Onshoring works in Latin America, but not as expected

Hopes for the positive effects of nearshoring in the region were high, but the reality so far has been different. Hardly any Western companies are relocating here, but China’s industry is seizing the opportunity.

by Alexander Busch, Latin America correspondent for Handelsblatt and Neue Zürcher Zeitung


Two years ago, a forecast by the Inter-American Development Bank (IDB) electrified governments and investors in Latin America. The IDB’s experts expected that Latin America could export an additional 78 billion dollars worth of goods and services per year in the medium term, an increase of around 6 percent.

The reason for this is the onshoring of Western companies in Latin America. Companies from industrialized countries are trying to locate their suppliers closer to them. For various reasons: Environmental concerns, the Covid pandemic, the trade disputes between the USA and China and Russia’s war in Ukraine would accelerate this trend – and lead to an investment boom in Latin America.

So far, Mexico in particular seems to be benefiting from this growing integration into the value chains. Proximity to the US, the North American free trade agreement USMCA and the Biden administration’s multi-billion dollar subsidy program (IRA) have increased investment in Mexico’s industry. For the first time in 2023, Mexico was once again the largest exporter to the USA – ahead of China.

However, if we look at the development of foreign direct investment in Mexico in a historical comparison, the resettlement effect is disappointing: Mexico has stabilized its foreign investment at pre-pandemic levels – nothing more. The share of Latin America’s second-largest economy in global direct investment remains below 3%.

The result is even weaker in Brazil, where foreign investment shrank by 18% last year. In Chile, Colombia, Peru and Argentina, political uncertainties have curbed investor interest. South America attracts less than 3 percent of global direct investment.

In the Far East, however, things look very different: Western corporations are no longer setting up their new companies in China, but in the surrounding countries such as Vietnam, Singapore and Indonesia. The onshoring effects are clearly noticeable there. Southeast Asia now accounts for more than 10 percent of global foreign direct investment.

There are various reasons why Latin America is not very attractive to companies from Europe or the USA: the difficult business environment in the region, the lack of qualified workers or the poor infrastructure are among them.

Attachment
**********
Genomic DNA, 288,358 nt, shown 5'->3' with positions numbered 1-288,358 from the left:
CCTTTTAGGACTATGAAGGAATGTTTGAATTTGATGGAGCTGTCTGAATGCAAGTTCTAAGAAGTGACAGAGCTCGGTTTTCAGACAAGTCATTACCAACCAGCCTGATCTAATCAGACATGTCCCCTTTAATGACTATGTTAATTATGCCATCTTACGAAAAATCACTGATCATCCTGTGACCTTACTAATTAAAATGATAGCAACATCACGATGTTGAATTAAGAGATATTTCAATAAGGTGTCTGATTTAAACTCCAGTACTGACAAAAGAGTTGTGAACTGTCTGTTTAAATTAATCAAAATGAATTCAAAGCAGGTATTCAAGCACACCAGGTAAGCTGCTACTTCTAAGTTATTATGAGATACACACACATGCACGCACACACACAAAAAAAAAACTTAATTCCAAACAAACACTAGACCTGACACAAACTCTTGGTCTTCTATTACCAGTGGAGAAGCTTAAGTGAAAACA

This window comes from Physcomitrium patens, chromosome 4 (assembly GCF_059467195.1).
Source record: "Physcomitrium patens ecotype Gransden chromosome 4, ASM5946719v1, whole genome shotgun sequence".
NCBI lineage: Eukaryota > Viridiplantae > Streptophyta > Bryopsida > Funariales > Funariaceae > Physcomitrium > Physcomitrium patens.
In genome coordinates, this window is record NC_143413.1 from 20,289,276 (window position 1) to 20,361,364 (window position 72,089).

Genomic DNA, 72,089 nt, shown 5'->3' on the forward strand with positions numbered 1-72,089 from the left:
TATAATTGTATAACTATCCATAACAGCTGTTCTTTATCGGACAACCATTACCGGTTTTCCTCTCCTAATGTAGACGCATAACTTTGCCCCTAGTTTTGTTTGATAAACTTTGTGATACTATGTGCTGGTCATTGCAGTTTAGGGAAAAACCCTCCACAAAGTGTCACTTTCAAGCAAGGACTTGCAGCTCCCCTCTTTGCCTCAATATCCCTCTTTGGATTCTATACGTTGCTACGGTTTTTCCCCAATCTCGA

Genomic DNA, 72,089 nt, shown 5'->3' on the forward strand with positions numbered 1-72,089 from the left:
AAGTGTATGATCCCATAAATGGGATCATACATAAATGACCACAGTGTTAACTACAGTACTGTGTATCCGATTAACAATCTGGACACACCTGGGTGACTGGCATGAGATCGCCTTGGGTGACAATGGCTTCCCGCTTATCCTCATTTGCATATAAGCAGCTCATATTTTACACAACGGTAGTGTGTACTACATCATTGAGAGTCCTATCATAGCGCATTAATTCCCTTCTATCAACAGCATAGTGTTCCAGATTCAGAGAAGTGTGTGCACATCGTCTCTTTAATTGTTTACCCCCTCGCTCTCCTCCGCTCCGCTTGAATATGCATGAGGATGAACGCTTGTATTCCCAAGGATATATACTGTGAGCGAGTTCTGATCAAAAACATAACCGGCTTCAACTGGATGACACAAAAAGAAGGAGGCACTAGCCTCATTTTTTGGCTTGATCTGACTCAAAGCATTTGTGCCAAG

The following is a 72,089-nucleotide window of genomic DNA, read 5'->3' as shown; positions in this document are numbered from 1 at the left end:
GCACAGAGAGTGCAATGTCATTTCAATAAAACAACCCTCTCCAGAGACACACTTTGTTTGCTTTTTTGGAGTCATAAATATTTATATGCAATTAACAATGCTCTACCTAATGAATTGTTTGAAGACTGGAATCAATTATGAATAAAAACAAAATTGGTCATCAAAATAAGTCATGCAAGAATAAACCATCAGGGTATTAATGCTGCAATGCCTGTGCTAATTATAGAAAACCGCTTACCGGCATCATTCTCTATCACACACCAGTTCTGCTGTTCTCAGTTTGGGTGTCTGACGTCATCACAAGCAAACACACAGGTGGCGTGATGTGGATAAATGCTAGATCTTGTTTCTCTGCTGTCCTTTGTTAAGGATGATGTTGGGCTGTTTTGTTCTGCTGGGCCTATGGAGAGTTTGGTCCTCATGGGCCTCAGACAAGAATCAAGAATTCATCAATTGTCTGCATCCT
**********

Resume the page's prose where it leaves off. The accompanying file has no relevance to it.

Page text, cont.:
But the most important thing is the low level of integration in Latin America. The markets in Latin America are still barely integrated. Only 15 percent of foreign trade is conducted between the countries. In the Far East, the figure is almost two thirds.

Companies are reluctant to set up their production facilities in countries that are not integrated in the region. This also applies to large markets such as Brazil or Mexico: for high-tech producers or manufacturers of high-quality consumer goods, these are also too small to justify high investments.

Companies from western industrialized countries are therefore hesitant to invest in Latin America. In the case of European companies, this is also due to the crisis in their home markets. US companies also prefer to concentrate on the booming North American market.

To this end, China’s industry is making strategic use of onshoring in Latin America. In Brazil, as in Mexico, Chinese companies are investing in green hydrogen, sustainable power generation, e-mobility, consumer companies and joint research and development.

The influx of Chinese investors in Mexico began as early as 2018, when former President Donald Trump increased import tariffs on Chinese products. Mexico has now become an important bridgehead for Chinese companies exporting to the USA. In Brazil, Chinese companies want to supply the local market, but also South America in the medium term.

It looks as if onshoring could work in Latin America in the medium term – but with different players than expected.

Cancun Mexico
© Pixabay/Andrzej

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